This press photograph doesn’t have the year printed on it, but the caption on the back contains some clues:
National festival of the American colony at Berlin on the 4th of July, the day of the declaration of independence of America. The festival was held in the garden-plot of the “Esplanade-Hotel” at Berlin. Our photo shows the members of the American colony with the American ambassador Mr. Gerard (1) and his wife and the American consul-general Mr. Lay (2).
James W. Gerard served as American Ambassador to Germany under President Woodrow Wilson from 1913 until the cessation of diplomatic relations between the two countries on February 3, 1917.
Update: In the original version of this post, I dated the photo to July 4, 1916, based on information about Consul General Julius G. Lay on Wikipedia, which says that he was in Berlin in 1916-17. However, since then I’ve come across references in news reports to a party he hosted on July 4, 1915, at the Esplanade Hotel. I’ve found no references to a party the following year (although it can’t be ruled out). I therefore conclude that the photo was likely taken in 1915, not 1916. (See one report from 1915 here.)
I have to admit that my first reaction to this photo was to feel appalled at the thought of any kind of celebration in the middle of such a terrible war. That said, this was a period of intense diplomacy for the United States, which was still formally a neutral power, and a gathering like this one could have served as an opportunity for diplomatic interaction. German and other guests were likely in attendance. Ambassador Gerard’s Wikipedia page gives an idea of the complicated position of the American Mission:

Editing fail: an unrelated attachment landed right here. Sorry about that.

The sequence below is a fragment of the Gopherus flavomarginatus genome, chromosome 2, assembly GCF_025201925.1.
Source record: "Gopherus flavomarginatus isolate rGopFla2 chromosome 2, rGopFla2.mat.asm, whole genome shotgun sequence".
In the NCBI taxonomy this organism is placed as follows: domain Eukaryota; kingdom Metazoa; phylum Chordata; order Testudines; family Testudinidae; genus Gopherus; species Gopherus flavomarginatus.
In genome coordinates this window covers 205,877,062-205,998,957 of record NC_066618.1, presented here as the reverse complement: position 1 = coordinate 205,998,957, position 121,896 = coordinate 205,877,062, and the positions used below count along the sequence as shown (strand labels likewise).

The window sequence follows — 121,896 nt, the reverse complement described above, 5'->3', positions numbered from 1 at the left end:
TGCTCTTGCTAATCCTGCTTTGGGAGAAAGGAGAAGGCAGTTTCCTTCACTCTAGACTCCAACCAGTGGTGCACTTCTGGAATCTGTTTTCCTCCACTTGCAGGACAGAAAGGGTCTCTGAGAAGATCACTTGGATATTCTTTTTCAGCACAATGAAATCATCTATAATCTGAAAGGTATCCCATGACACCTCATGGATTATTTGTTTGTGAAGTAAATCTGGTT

At the outbreak of World War I in 1914, Gerard assumed the care of British interests in Germany, later visiting the camps where British prisoners were confined and doing much to alleviate their condition. His responsibilities were further increased by the fact that German interests in France, Great Britain, and Russia were placed in the care of the American embassies in those countries, the American embassy in Berlin thus becoming a sort of clearing house. […]
After the sinking of the RMS Lusitania with many United States residents on board, on May 7, 1915, Gerard’s position became more difficult.
I won’t try to show close-ups of everyone in the photograph, but you can see Gerard and Lay below. Ambassador Gerard is on the left and Consul General Lay is on the right:
In the foreground, a couple is seated prominently in what might be interpreted as a position of honor. The man looks very familiar, but I haven’t managed to identify him:
At the left edge of the photo is a woman in a white hat and dress who also looks familiar, but again, I can’t figure out where I might have seen her:
Not many people are smiling, but two of them can be seen below, at the back of the group:
If you’d like to look at the rest of the photo in high resolution, I’ve divided it in half below, along with a large scan of the back. A stamp on the back identifies the photographer as American photojournalist Paul Thompson.
Post updated July 8, 2020.